A Review of ‘The Shock of the Fall’ by Nathan Filer


I’ll tell you what happened because it will be a good way to introduce my brother. His name’s Simon. I think you’re going to like him. I really do. But in a couple of pages he’ll be dead. And he was never the same after that.

The Shock of the Fall is a breath-taking debut novel that intertwines the threads of grief, guilt and mental health with the powerful voice of Matt Holmes, a nineteen year old boy suffering from schizophrenia. It is no surprise that it won the Costa prize for best first novel! With beautiful clarity Filer brings to life the narrator within the very first sentence.

“I should say that I am not a nice person.”

Every word of the novel is precisely chosen and carefully constructs the inner universe of Mathew’s mind. We are welcomed into his thoughts, his flaws, his understated acts of kindness, and observe the chaos that slowly takes hold of his life. Filer has cleverly positioned every chapter, piece of dialogue, revelation of plot, to masterfully portray an unravelling psyche and the ever-looming sense of guilt-ridden grief. The Shock of the Fall is a work of stunning skill.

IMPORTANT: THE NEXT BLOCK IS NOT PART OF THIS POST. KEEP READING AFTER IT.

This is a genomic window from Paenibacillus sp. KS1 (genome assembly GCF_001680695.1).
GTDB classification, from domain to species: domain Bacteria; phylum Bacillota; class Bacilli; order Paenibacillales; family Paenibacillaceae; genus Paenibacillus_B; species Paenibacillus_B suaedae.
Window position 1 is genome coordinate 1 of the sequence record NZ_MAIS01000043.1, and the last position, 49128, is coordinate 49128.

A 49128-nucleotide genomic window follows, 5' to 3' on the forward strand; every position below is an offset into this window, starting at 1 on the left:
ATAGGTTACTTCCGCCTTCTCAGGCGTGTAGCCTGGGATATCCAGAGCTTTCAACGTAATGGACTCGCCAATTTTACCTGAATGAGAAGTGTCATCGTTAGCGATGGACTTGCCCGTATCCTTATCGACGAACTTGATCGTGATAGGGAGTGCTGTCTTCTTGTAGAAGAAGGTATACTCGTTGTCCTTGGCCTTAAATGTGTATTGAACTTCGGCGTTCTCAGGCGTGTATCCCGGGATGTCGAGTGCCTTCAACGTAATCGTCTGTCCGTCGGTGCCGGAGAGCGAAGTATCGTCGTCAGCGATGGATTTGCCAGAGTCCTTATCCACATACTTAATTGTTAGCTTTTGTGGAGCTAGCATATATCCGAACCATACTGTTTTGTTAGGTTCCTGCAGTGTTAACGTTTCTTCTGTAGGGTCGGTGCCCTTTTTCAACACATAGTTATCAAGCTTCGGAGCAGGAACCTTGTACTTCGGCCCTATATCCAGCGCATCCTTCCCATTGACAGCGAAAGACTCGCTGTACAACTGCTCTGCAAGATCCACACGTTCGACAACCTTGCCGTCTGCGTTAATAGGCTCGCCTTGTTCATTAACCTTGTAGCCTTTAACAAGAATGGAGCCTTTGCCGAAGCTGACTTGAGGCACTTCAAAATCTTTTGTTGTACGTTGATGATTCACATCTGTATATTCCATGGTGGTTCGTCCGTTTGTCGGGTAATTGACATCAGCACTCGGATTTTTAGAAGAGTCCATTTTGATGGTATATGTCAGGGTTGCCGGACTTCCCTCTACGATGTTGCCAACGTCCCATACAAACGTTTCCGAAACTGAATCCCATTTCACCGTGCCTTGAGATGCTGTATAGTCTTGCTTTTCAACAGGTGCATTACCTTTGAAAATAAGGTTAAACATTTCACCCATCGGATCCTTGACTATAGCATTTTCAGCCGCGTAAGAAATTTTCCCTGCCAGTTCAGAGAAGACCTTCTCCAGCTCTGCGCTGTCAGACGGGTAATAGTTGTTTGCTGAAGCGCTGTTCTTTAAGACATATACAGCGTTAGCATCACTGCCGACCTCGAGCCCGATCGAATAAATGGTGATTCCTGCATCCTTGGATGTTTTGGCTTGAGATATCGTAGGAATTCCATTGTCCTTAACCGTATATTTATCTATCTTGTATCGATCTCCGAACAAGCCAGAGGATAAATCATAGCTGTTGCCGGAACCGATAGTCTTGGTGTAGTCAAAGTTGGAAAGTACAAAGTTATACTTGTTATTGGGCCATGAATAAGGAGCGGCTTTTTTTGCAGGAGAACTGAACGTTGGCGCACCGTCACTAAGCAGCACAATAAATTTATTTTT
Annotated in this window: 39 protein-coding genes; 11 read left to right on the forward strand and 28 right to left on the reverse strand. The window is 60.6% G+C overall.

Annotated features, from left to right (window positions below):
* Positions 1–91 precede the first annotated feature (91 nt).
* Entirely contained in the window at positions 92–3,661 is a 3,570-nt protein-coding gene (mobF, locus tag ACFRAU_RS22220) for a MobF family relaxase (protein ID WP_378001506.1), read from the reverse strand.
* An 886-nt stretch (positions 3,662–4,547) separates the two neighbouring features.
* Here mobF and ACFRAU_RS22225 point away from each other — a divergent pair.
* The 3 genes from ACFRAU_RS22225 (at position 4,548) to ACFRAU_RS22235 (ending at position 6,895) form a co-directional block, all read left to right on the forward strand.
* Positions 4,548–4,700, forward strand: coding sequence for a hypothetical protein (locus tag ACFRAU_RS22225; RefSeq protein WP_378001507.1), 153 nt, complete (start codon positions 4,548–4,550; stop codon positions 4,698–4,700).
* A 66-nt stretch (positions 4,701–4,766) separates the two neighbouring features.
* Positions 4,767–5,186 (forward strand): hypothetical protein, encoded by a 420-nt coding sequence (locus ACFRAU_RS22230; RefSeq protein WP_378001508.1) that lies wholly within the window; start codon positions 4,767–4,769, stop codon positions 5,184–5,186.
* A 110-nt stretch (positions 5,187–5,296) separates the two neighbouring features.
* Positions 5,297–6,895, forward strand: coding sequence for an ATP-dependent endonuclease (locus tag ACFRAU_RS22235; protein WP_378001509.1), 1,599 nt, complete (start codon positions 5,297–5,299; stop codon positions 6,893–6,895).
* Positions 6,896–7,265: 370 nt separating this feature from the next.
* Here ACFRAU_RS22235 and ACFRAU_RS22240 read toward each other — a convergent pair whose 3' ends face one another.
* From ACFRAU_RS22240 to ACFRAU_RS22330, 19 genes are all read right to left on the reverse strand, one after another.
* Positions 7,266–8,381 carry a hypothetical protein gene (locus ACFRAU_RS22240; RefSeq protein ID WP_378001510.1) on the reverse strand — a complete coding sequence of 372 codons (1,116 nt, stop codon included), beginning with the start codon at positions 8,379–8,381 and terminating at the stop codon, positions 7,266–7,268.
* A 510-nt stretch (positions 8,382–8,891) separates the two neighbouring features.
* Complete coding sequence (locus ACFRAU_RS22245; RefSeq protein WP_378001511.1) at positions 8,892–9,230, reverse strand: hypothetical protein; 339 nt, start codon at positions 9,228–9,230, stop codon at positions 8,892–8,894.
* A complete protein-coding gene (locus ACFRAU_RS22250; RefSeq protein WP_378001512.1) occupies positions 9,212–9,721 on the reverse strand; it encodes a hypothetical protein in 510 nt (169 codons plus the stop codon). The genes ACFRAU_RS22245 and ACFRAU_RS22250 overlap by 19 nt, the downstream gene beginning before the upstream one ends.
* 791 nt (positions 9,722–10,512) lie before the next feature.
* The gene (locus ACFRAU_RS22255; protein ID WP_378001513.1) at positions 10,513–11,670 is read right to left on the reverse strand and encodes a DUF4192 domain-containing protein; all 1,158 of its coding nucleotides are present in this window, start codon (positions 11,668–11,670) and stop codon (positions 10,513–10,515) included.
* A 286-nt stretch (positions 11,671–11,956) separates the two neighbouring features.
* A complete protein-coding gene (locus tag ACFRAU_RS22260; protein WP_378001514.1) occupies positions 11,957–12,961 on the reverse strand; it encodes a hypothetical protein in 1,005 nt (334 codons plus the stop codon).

My illness knows everything I know.

Filer thrusts upon you a sense of helplessness, anger, resignation – our role as reader is to realise the societal failures with respect to mental health. These failures, the cracks within the healthcare system and attitude of individuals which entrap the characters of this novel, are reflections of the shameful treatment that is begrudgingly offered to so many today.

And yet, despite the harrowing undertones of mental illness, kitted together with grief, Filer manages to coax out a laugh with his humorous language. Matt’s wit in the face of his own illness peels back the layers of tragedy to show perhaps the one constant light within the novel: the strength of humanity’s spirit.

Not making excuses, but I am a schizophrenic

Beautifully haunting and with refreshingly unique characterisation, I am tempted to reread The Shock of the Fall. There are too few novels which discuss the consequences of mental illness and its treatment, and certainly none with such finesse.

SCORE: 9/10


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